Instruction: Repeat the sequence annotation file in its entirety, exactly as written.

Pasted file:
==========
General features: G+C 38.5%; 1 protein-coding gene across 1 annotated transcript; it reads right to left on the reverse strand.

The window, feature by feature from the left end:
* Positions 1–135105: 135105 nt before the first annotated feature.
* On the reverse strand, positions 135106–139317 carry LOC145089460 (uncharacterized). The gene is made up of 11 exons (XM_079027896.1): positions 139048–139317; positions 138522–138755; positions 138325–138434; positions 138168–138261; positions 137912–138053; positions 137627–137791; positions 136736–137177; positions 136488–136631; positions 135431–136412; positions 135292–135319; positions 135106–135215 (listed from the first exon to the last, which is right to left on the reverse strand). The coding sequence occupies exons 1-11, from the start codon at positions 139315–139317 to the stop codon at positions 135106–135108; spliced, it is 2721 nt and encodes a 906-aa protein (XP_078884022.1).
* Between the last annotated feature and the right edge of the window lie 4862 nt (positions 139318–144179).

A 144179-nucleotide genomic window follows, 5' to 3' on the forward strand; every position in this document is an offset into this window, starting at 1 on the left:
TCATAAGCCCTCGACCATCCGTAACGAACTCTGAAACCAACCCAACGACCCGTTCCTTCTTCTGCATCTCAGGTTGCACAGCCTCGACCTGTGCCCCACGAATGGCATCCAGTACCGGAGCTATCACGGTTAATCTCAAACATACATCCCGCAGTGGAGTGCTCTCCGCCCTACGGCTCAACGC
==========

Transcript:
General features: G+C 38.5%; 1 protein-coding gene across 1 annotated transcript; it reads right to left on the reverse strand.

The window, feature by feature from the left end:
* Positions 1–135105: 135105 nt before the first annotated feature.
* On the reverse strand, positions 135106–139317 carry LOC145089460 (uncharacterized). The gene is made up of 11 exons (XM_079027896.1): positions 139048–139317; positions 138522–138755; positions 138325–138434; positions 138168–138261; positions 137912–138053; positions 137627–137791; positions 136736–137177; positions 136488–136631; positions 135431–136412; positions 135292–135319; positions 135106–135215 (listed from the first exon to the last, which is right to left on the reverse strand). The coding sequence occupies exons 1-11, from the start codon at positions 139315–139317 to the stop codon at positions 135106–135108; spliced, it is 2721 nt and encodes a 906-aa protein (XP_078884022.1).
* Between the last annotated feature and the right edge of the window lie 4862 nt (positions 139318–144179).

A 144179-nucleotide genomic window follows, 5' to 3' on the forward strand; every position in this document is an offset into this window, starting at 1 on the left:
TCATAAGCCCTCGACCATCCGTAACGAACTCTGAAACCAACCCAACGACCCGTTCCTTCTTCTGCATCTCAGGTTGCACAGCCTCGACCTGTGCCCCACGAATGGCATCCAGTACCGGAGCTATCACGGTTAATCTCAAACATACATCCCGCAGTGGAGTGCTCTCCGCCCTACGGCTCAACGC